How to Wash Raspberries [4 Steps for Fresh Berries]

Take your fresh raspberries and place them in a single layer in a colander in the sink. Run the fresh berries under cold water until all debris and residue are removed. Remove the berries and pat the berries dry with a clean cloth towel or paper towels. Store your washed berries in an airtight container lined with paper towels to absorb excess moisture. This will ensure that raspberries stay fresh as long as possible.

How to wash raspberries

4 Steps to Washing Raspberries

Washing berries is an important process for keeping berries safe to eat. Clean berries taste fresher and have a much lower chance of causing sickness if consumed. Plus, washing presents a good opportunity to look through your berries and toss out ones that have gone bad. Let’s look at the four steps you should follow to clean berries:


Place raspberries in a colander in the sink and give them a quick rinse with cool water. Alternatively, you can give them a water bath with a few cups of water. This will remove lingering bacteria on the berries.


Mix together a solution of 3 parts water to 1 part white vinegar. Dip the raspberries in the solution to remove any remaining residue. Do not let raspberries soak in the vinegar bath. Allowing your berries to soak will cause them to take on a vinegary taste. A quick dip is all that’s needed.


Take your fresh berries and pat them dry with paper towels or a clean cloth towel. You can remove excess moisture with a salad spinner first if you like. However, patting dry with an absorbent towel is enough to remove all excess water.


Place your raspberries in an airtight container lined with paper towels. Place the container in your refrigerator crisper drawer. The paper towels will absorb excess moisture, which prevents raspberries from rotting or growing mold. This way, your washed berries will remain good to eat for as long as possible.

Do Raspberries Need to Be Washed?

Fresh raspberries need to be washed before they can be eaten. All fresh produce can come with dirt or lingering chemicals that can be unhealthy to consume. Rinsing off your berries makes them safer to eat. While washing your raspberries, take the opportunity to look for mushy berries or moldy berries. Throw out any berry that looks like it may have gone bad or gives off foul odors.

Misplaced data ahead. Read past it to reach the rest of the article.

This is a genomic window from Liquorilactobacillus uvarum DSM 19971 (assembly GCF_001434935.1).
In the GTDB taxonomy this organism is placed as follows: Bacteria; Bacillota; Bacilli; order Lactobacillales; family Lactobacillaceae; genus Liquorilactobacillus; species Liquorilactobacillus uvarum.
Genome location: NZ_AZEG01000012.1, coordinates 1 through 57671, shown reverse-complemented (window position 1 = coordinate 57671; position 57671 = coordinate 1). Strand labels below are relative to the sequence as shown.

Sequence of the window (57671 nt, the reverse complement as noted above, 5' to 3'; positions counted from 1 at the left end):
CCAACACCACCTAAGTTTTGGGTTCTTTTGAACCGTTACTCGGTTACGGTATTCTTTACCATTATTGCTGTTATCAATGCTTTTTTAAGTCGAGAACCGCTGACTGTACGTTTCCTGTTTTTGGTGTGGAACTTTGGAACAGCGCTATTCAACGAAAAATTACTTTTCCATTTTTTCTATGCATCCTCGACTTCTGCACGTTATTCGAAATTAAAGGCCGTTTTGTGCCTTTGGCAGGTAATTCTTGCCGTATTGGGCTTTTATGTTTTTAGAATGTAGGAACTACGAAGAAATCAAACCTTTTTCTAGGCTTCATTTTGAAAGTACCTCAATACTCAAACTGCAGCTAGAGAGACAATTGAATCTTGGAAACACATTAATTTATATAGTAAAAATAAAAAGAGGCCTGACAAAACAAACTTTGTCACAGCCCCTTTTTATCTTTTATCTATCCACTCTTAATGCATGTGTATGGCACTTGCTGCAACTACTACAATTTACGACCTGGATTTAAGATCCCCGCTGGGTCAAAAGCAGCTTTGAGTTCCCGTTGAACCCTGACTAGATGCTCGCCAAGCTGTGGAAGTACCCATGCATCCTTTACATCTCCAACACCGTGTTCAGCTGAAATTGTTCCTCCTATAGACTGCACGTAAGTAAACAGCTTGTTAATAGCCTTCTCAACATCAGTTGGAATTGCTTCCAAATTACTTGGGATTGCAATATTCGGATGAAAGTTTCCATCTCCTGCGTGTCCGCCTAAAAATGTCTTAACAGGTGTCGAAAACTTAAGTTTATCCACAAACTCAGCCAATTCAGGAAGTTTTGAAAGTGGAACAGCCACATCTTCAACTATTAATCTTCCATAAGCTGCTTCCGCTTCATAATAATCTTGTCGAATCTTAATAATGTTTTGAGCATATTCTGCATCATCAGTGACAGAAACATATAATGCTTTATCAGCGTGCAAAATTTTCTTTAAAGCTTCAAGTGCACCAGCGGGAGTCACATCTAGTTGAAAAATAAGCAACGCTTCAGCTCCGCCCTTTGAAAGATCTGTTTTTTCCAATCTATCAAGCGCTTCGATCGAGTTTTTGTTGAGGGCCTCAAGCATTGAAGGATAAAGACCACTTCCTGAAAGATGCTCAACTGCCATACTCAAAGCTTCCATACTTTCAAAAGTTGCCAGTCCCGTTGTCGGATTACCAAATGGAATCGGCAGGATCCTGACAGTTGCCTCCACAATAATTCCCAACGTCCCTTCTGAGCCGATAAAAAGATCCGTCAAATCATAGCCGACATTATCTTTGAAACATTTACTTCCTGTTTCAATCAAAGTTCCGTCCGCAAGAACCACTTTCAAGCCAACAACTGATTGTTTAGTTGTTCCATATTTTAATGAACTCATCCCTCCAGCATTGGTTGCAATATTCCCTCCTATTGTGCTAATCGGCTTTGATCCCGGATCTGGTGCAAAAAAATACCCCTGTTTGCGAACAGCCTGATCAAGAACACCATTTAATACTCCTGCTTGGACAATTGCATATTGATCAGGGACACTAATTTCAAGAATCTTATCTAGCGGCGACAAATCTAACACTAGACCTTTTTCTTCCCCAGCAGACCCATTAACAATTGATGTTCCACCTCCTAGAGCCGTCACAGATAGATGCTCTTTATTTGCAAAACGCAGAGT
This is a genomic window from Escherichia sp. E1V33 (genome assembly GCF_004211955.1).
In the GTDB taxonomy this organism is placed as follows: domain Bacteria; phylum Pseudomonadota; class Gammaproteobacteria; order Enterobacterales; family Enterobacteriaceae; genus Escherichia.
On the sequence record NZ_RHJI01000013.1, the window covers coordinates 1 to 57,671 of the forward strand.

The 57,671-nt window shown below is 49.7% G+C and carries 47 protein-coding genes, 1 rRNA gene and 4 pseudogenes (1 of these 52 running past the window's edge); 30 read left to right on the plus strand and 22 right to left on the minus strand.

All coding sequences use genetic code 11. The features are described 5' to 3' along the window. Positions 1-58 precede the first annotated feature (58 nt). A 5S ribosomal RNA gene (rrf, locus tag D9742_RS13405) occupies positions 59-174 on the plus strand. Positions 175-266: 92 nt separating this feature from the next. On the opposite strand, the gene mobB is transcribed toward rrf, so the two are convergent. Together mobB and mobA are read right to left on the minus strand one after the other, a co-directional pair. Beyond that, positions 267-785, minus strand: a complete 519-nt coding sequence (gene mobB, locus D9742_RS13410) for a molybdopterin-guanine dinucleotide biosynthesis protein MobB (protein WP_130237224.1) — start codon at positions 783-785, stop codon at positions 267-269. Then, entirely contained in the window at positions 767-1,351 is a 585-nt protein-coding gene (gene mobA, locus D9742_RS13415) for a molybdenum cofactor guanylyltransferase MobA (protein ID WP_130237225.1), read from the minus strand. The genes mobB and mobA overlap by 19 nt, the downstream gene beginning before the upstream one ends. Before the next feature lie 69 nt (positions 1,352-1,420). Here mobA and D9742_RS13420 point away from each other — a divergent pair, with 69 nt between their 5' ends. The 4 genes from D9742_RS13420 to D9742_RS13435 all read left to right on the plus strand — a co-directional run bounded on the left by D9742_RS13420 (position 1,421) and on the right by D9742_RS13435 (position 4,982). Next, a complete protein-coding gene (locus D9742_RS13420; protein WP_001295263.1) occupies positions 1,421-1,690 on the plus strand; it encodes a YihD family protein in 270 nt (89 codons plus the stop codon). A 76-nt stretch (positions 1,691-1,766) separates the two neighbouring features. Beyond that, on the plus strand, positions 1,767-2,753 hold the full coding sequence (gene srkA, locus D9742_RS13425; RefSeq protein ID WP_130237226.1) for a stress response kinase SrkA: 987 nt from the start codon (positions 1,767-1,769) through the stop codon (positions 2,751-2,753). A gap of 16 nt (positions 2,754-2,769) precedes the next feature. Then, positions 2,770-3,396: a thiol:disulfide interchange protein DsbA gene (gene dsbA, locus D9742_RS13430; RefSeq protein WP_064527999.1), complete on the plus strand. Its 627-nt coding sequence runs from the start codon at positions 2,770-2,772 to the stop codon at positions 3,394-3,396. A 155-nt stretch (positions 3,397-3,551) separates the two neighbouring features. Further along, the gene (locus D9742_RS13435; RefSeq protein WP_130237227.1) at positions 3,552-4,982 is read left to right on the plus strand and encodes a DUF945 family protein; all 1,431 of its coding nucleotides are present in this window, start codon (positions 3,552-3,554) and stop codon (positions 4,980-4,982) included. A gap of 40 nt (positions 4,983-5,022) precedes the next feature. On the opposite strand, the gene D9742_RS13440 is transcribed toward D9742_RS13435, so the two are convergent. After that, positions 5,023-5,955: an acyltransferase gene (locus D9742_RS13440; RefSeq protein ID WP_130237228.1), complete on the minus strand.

• Make sure you always wash berries before consuming them. 
  • Unwashed berries can carry harmful bacteria.
  • You don’t need to wash frozen raspberries until after they come out of the freezer.

The one exception to washing berries is if you want to make frozen berries. Frozen raspberries don’t need to be washed prior to freezing. As long as you wash the frozen raspberries after they come out of the freezer, there is no issue.

Can You Wash Raspberries with Vinegar?

Washing raspberries with a bit of diluted vinegar can improve their shelf life. The best solution to use is to mix 3 parts water with 1 part vinegar. Place your berries in this vinegar bath to remove residue and keep them fresher longer. 

  • Dipping berries in water mixed with vinegar improves freshness and longevity.
  • Do not soak the berries unless you want your fresh fruit to taste like vinegar.

Be sure not to soak the raspberries or they will take on a vinegar flavor. This can make your berries taste sour or unripe. Pouring the mixture of vinegar and water through a colander full of raspberries is a great way to clean and preserve your berries.

How Do You Wash Raspberries?

Washing raspberries is a simple four-step process involving rinsing, drying, and storing. Here are the key steps:

  • Give raspberries a gentle rinse in a colander in the sink.
  • Dip your berries in a solution of water and vinegar.
  • Dry your berries with an absorbent towel.
  • Store the raspberries in an airtight container lined with paper towels.
  • You should always wash raspberries before eating them or cooking with them.
  • You can wait to wash frozen berries until after they leave the freezer.

It’s also worth learning how to make frozen raspberries to increase their shelf life. Raspberries only stay good in the refrigerator for a couple of days but frozen berries stay good for months.

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